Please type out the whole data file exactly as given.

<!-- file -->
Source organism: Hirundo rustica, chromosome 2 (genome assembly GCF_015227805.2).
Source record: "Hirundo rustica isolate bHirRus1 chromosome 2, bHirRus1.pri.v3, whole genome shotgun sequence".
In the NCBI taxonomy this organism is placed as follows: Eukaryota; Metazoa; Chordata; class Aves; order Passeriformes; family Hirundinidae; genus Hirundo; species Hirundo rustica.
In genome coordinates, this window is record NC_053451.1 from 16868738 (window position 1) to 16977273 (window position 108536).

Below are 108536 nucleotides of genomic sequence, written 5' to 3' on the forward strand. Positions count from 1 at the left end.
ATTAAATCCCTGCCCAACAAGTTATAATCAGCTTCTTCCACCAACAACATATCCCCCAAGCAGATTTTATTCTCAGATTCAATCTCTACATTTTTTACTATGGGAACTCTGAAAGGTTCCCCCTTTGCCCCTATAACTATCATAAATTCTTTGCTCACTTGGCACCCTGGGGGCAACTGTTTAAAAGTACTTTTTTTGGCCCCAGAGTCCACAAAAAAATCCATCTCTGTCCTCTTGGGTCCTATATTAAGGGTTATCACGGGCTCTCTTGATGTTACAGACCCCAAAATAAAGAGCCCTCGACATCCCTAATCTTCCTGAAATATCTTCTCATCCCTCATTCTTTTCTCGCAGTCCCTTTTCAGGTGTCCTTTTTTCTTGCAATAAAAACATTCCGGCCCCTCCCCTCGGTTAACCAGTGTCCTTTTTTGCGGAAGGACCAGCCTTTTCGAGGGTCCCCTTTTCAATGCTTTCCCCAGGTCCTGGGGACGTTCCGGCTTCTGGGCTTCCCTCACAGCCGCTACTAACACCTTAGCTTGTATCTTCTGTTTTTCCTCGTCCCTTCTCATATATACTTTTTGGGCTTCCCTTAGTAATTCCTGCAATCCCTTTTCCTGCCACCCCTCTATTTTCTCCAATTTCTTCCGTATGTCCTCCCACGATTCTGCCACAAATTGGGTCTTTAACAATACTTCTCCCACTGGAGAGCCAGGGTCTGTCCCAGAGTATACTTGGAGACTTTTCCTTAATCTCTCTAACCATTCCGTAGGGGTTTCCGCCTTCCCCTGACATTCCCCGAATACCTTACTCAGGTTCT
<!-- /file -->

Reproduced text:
Source organism: Hirundo rustica, chromosome 2 (genome assembly GCF_015227805.2).
Source record: "Hirundo rustica isolate bHirRus1 chromosome 2, bHirRus1.pri.v3, whole genome shotgun sequence".
In the NCBI taxonomy this organism is placed as follows: Eukaryota; Metazoa; Chordata; class Aves; order Passeriformes; family Hirundinidae; genus Hirundo; species Hirundo rustica.
In genome coordinates, this window is record NC_053451.1 from 16868738 (window position 1) to 16977273 (window position 108536).

Below are 108536 nucleotides of genomic sequence, written 5' to 3' on the forward strand. Positions count from 1 at the left end.
ATTAAATCCCTGCCCAACAAGTTATAATCAGCTTCTTCCACCAACAACATATCCCCCAAGCAGATTTTATTCTCAGATTCAATCTCTACATTTTTTACTATGGGAACTCTGAAAGGTTCCCCCTTTGCCCCTATAACTATCATAAATTCTTTGCTCACTTGGCACCCTGGGGGCAACTGTTTAAAAGTACTTTTTTTGGCCCCAGAGTCCACAAAAAAATCCATCTCTGTCCTCTTGGGTCCTATATTAAGGGTTATCACGGGCTCTCTTGATGTTACAGACCCCAAAATAAAGAGCCCTCGACATCCCTAATCTTCCTGAAATATCTTCTCATCCCTCATTCTTTTCTCGCAGTCCCTTTTCAGGTGTCCTTTTTTCTTGCAATAAAAACATTCCGGCCCCTCCCCTCGGTTAACCAGTGTCCTTTTTTGCGGAAGGACCAGCCTTTTCGAGGGTCCCCTTTTCAATGCTTTCCCCAGGTCCTGGGGACGTTCCGGCTTCTGGGCTTCCCTCACAGCCGCTACTAACACCTTAGCTTGTATCTTCTGTTTTTCCTCGTCCCTTCTCATATATACTTTTTGGGCTTCCCTTAGTAATTCCTGCAATCCCTTTTCCTGCCACCCCTCTATTTTCTCCAATTTCTTCCGTATGTCCTCCCACGATTCTGCCACAAATTGGGTCTTTAACAATACTTCTCCCACTGGAGAGCCAGGGTCTGTCCCAGAGTATACTTGGAGACTTTTCCTTAATCTCTCTAACCATTCCGTAGGGGTTTCCGCCTTCCCCTGACATTCCCCGAATACCTTACTCAGGTTCT